The control of the local population was carried out through numerous orders, instructions and regulations that were disseminated in a form of fliers and public posters in German, Lithuanian, Polish and Yiddish languages. The languages used depended on the density of nationalities within a given Bezirk or Kreis. Additionally, special periodical publications, like the “Verordnungsblatt der Deutschen Verwaltung für Litauen”, were published. They contained summaries of the already issued as well as additional orders. Each Bezirk had its own Verordnungsblatt. During first two years of occupation, military censorship generally restricted publishing materials in local languages, except for the official newspaper “Dabartis” (1915) [The Presence], which was published in Lithuanian. Starting from 1916 local national groups were gradually allowed to publish their own (albeit censored) periodicals, the major of which were: Belarusian “Homan” (1916), Polish “Dzennik Wilenski” (1916) and Lithuanian “Lietuvos Aidas” (1917).
Economy. Throughout the whole war, the occupied territories fell under systematic economic exploitation. The rationale behind it was that the lands, first, had to provide all the necessary provisions for the German armies on the Eastern front, and, second, to provide raw materials (metals, wood, and other), food, grain, and labour force for Germany. Requisitions were carried out methodically and without scruples. Local population could neither interfere, nor resist; high monetary and physical penalties were imposed, including capital punishment. Regulations of prices were introduced together with heavy taxation on most of everyday commodities. Monopoly over alcohol, tobacco, matches and other goods was enforced; special regulations were imposed on bakeries, mills, dairy farms, and so on. No food products could be exported from Ober Ost by the local inhabitants (with the exception of poultry, which also had to get permissions from the veterinaries and highest authorities). Importing from Germany was allowed, although the difference of prices for the products was significant. Custom taxes were imposed between different parts of the Ober Ost so that any trading could be monitored and controlled. In 1916 special currency – the Ost-roubles – was introduced as part of the newly established Darlehnskasse Ost. In 1918 they were replaced by the Ost-marks.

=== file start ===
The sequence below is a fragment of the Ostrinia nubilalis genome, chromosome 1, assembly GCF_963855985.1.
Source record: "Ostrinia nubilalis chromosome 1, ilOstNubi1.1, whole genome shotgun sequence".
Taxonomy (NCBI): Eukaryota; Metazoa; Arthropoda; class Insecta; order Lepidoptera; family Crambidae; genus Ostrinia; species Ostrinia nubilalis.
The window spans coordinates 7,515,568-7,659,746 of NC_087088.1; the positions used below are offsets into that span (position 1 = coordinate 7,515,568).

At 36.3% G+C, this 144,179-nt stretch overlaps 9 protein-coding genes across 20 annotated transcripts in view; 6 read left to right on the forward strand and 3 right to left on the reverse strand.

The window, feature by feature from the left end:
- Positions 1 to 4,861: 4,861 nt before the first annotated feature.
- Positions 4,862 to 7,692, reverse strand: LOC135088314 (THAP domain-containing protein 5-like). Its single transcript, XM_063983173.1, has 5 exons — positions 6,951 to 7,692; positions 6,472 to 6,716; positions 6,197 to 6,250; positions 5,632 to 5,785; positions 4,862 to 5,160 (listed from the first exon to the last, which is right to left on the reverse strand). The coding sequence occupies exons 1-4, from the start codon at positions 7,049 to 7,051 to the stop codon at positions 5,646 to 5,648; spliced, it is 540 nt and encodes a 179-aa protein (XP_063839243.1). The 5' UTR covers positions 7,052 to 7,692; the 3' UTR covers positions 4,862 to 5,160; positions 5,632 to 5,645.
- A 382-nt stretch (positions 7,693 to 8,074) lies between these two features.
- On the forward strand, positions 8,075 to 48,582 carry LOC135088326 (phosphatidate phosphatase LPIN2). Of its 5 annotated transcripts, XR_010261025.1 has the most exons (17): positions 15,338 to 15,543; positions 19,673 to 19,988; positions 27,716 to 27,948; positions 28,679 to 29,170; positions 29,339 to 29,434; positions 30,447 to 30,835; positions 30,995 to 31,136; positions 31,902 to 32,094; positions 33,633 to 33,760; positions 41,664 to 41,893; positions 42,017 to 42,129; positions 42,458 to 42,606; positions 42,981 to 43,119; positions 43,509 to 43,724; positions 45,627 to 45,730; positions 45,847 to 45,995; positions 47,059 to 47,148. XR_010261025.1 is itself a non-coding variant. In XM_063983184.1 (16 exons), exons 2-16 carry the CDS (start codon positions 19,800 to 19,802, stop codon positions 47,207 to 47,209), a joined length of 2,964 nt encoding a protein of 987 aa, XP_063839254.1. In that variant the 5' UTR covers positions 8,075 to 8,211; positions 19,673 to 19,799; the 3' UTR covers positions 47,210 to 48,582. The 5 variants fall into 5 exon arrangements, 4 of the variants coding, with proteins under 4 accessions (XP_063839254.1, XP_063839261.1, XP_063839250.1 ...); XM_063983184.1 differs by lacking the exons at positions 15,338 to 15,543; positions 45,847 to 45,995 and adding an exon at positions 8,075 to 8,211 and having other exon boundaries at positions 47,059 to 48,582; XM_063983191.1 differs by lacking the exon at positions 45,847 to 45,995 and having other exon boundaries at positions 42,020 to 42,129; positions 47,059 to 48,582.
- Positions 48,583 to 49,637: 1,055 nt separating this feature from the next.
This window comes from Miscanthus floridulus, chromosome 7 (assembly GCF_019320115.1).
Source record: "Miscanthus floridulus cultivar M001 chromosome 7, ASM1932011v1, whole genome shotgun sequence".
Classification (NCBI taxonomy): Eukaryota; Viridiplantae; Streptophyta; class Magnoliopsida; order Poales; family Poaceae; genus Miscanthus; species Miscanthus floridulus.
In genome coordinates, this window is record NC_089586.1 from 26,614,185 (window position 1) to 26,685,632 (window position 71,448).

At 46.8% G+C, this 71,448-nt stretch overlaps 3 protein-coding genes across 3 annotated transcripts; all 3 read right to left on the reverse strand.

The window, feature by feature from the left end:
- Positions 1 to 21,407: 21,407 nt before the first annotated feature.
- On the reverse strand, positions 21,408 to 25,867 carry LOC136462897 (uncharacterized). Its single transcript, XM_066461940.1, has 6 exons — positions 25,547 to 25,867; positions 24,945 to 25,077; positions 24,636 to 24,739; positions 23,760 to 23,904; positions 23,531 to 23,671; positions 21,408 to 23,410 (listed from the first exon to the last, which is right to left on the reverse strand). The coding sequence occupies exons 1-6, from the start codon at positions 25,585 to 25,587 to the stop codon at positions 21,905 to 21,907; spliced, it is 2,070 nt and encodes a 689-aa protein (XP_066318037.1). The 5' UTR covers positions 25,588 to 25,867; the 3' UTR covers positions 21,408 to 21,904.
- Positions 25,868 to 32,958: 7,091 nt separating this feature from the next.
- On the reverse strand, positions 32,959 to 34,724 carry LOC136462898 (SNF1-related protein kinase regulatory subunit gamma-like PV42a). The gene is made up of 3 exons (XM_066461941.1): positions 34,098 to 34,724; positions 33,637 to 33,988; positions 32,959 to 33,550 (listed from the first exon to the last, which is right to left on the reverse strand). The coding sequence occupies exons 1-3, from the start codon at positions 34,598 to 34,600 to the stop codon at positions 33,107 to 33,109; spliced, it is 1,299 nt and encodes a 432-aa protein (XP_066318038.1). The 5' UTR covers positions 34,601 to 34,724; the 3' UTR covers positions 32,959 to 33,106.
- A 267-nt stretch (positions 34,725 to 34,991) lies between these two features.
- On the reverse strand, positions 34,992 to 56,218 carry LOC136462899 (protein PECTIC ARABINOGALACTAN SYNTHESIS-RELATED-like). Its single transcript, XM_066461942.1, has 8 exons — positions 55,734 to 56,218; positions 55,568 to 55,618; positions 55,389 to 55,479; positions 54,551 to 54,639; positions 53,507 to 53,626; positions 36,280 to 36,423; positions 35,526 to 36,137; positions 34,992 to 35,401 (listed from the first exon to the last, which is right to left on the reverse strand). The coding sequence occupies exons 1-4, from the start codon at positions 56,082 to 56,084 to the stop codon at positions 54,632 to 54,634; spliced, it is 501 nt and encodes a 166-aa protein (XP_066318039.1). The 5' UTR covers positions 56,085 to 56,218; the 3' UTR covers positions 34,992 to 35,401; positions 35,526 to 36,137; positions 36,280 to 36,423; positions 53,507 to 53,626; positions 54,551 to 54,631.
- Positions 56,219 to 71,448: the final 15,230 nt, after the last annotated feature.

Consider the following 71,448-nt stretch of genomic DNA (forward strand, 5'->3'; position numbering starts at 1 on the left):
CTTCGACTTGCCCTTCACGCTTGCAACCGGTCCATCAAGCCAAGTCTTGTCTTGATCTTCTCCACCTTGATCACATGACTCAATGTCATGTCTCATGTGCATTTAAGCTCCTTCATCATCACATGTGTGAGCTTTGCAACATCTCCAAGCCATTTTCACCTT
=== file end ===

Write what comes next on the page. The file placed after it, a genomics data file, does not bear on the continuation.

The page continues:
Economic draining of the country went hand-in-hand with the exploitation of human resources. This was done in part to rebuild the destroyed and improve local infrastructure. Soon however, groups of workers started to be forcefully taken to Germany for work in industry and agriculture. Moreover, every male from 15 to 60 years of age had to pay the so-called “pillow tax” (with the exception of the Ober Ost officials, military personnel and local clergy). This was an even greater burden on the local population.
Everyday life. The change of regimes brought significant modifications of everyday life. The military enforced curfews, harsh restrictions, punishments for the disobedient. Contributions for towns and villages were put for breaking laws, harbouring Russian soldiers, death penalties became a common practice for inducing sense of terror. People were punished for not showing respect for the German military, hiding food supplies, livestock, failing to pay taxes, etc. Travelling within the country was allowed only with permissions from local authorities and in special train wagons marked “für Landeseinwohner”. Registration became compulsory. Thorough statistical scrutiny was carried out. Each individual was issued with a passport.
In the beginning of 1916 the Ober Ost administration established its own postal service. All correspondence had to undergo censorship and therefore only letters written in German were allowed. For this reason, standard letters forms were introduced, which were especially used for the correspondence asking for money from family and friends living abroad. People did not have to write anything only to underline particular words and phrases.